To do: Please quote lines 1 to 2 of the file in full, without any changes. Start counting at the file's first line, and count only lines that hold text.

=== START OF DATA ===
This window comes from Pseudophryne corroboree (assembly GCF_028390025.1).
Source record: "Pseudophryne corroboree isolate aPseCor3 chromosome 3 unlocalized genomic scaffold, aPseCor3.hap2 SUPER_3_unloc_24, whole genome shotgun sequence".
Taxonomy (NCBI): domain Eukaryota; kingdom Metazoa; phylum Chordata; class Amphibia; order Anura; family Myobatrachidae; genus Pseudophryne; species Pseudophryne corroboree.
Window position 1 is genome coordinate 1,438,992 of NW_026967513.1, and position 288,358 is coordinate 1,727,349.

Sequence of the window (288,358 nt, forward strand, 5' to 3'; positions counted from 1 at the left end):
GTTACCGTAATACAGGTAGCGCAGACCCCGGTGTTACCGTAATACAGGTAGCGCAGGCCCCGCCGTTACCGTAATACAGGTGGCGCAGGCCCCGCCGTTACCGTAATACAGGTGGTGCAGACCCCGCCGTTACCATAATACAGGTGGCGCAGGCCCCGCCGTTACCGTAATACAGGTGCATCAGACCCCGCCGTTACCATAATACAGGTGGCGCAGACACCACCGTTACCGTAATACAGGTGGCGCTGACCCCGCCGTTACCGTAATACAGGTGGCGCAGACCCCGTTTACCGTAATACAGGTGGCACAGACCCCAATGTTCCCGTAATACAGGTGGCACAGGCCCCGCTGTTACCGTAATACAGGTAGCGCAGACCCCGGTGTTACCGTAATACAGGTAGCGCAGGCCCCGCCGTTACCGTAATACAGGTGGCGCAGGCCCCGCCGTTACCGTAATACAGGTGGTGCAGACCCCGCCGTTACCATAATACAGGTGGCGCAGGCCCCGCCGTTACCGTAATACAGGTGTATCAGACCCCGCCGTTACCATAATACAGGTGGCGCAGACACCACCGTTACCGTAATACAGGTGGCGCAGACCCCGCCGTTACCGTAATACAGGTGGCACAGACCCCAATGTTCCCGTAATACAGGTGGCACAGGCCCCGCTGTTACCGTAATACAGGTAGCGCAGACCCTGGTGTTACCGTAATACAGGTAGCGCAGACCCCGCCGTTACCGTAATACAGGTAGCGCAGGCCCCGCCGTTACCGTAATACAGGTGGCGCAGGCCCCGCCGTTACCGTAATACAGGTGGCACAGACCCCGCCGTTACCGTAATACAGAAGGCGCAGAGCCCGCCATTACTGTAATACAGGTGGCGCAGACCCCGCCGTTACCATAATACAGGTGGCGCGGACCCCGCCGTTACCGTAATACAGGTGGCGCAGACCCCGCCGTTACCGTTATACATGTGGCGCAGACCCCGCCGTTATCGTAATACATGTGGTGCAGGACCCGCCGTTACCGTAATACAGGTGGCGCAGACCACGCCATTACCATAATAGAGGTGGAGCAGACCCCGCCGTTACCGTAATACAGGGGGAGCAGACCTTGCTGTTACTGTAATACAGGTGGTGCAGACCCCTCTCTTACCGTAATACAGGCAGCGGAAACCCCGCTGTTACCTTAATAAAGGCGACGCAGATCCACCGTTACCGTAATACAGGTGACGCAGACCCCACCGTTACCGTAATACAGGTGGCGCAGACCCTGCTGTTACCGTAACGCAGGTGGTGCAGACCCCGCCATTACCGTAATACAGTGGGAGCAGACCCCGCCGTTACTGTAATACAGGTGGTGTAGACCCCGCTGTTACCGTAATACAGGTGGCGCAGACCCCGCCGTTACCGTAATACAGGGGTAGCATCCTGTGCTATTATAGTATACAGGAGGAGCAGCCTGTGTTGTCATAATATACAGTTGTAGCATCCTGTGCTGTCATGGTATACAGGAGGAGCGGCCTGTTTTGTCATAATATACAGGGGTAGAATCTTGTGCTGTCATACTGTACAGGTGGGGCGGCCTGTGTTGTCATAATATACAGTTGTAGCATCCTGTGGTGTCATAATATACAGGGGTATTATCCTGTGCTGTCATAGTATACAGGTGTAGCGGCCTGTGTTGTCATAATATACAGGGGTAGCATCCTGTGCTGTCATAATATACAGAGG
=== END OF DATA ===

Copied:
This window comes from Pseudophryne corroboree (assembly GCF_028390025.1).
Source record: "Pseudophryne corroboree isolate aPseCor3 chromosome 3 unlocalized genomic scaffold, aPseCor3.hap2 SUPER_3_unloc_24, whole genome shotgun sequence".